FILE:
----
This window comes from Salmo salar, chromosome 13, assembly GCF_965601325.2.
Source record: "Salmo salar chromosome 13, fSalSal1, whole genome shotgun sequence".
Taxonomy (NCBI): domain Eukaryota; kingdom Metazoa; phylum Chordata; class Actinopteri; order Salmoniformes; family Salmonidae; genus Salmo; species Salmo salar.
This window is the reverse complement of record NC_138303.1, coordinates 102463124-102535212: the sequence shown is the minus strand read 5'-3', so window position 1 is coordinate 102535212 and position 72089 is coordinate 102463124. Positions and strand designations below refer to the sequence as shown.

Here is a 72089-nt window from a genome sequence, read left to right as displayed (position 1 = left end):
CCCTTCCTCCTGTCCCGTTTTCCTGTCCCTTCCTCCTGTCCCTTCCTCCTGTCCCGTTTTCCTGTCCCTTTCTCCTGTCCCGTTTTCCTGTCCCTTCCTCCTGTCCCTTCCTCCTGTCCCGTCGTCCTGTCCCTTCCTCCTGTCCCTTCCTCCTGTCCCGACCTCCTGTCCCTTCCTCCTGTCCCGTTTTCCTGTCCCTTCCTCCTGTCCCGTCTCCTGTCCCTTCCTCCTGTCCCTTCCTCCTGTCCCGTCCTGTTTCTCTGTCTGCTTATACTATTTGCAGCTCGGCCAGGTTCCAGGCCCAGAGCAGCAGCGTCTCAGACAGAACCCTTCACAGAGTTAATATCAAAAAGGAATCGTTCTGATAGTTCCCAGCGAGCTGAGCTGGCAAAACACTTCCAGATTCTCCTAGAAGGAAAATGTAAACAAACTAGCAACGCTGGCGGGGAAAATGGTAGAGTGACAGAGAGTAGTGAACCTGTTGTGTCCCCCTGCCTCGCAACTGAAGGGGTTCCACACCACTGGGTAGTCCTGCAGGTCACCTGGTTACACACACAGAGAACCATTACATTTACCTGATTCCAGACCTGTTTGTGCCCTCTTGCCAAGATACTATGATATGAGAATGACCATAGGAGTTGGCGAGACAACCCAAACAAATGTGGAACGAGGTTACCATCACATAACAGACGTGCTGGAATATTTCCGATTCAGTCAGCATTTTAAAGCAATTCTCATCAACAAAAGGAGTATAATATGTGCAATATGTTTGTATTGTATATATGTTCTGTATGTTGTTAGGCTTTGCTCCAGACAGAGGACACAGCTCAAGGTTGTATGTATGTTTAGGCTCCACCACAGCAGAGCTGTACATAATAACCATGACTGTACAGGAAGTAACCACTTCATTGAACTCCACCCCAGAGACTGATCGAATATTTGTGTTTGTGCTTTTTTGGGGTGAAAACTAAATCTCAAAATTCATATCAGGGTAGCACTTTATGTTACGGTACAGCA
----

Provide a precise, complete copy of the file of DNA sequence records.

This window comes from Salmo salar, chromosome 13, assembly GCF_965601325.2.
Source record: "Salmo salar chromosome 13, fSalSal1, whole genome shotgun sequence".
Taxonomy (NCBI): domain Eukaryota; kingdom Metazoa; phylum Chordata; class Actinopteri; order Salmoniformes; family Salmonidae; genus Salmo; species Salmo salar.
This window is the reverse complement of record NC_138303.1, coordinates 102463124-102535212: the sequence shown is the minus strand read 5'-3', so window position 1 is coordinate 102535212 and position 72089 is coordinate 102463124. Positions and strand designations below refer to the sequence as shown.

Here is a 72089-nt window from a genome sequence, read left to right as displayed (position 1 = left end):
CCCTTCCTCCTGTCCCGTTTTCCTGTCCCTTCCTCCTGTCCCTTCCTCCTGTCCCGTTTTCCTGTCCCTTTCTCCTGTCCCGTTTTCCTGTCCCTTCCTCCTGTCCCTTCCTCCTGTCCCGTCGTCCTGTCCCTTCCTCCTGTCCCTTCCTCCTGTCCCGACCTCCTGTCCCTTCCTCCTGTCCCGTTTTCCTGTCCCTTCCTCCTGTCCCGTCTCCTGTCCCTTCCTCCTGTCCCTTCCTCCTGTCCCGTCCTGTTTCTCTGTCTGCTTATACTATTTGCAGCTCGGCCAGGTTCCAGGCCCAGAGCAGCAGCGTCTCAGACAGAACCCTTCACAGAGTTAATATCAAAAAGGAATCGTTCTGATAGTTCCCAGCGAGCTGAGCTGGCAAAACACTTCCAGATTCTCCTAGAAGGAAAATGTAAACAAACTAGCAACGCTGGCGGGGAAAATGGTAGAGTGACAGAGAGTAGTGAACCTGTTGTGTCCCCCTGCCTCGCAACTGAAGGGGTTCCACACCACTGGGTAGTCCTGCAGGTCACCTGGTTACACACACAGAGAACCATTACATTTACCTGATTCCAGACCTGTTTGTGCCCTCTTGCCAAGATACTATGATATGAGAATGACCATAGGAGTTGGCGAGACAACCCAAACAAATGTGGAACGAGGTTACCATCACATAACAGACGTGCTGGAATATTTCCGATTCAGTCAGCATTTTAAAGCAATTCTCATCAACAAAAGGAGTATAATATGTGCAATATGTTTGTATTGTATATATGTTCTGTATGTTGTTAGGCTTTGCTCCAGACAGAGGACACAGCTCAAGGTTGTATGTATGTTTAGGCTCCACCACAGCAGAGCTGTACATAATAACCATGACTGTACAGGAAGTAACCACTTCATTGAACTCCACCCCAGAGACTGATCGAATATTTGTGTTTGTGCTTTTTTGGGGTGAAAACTAAATCTCAAAATTCATATCAGGGTAGCACTTTATGTTACGGTACAGCA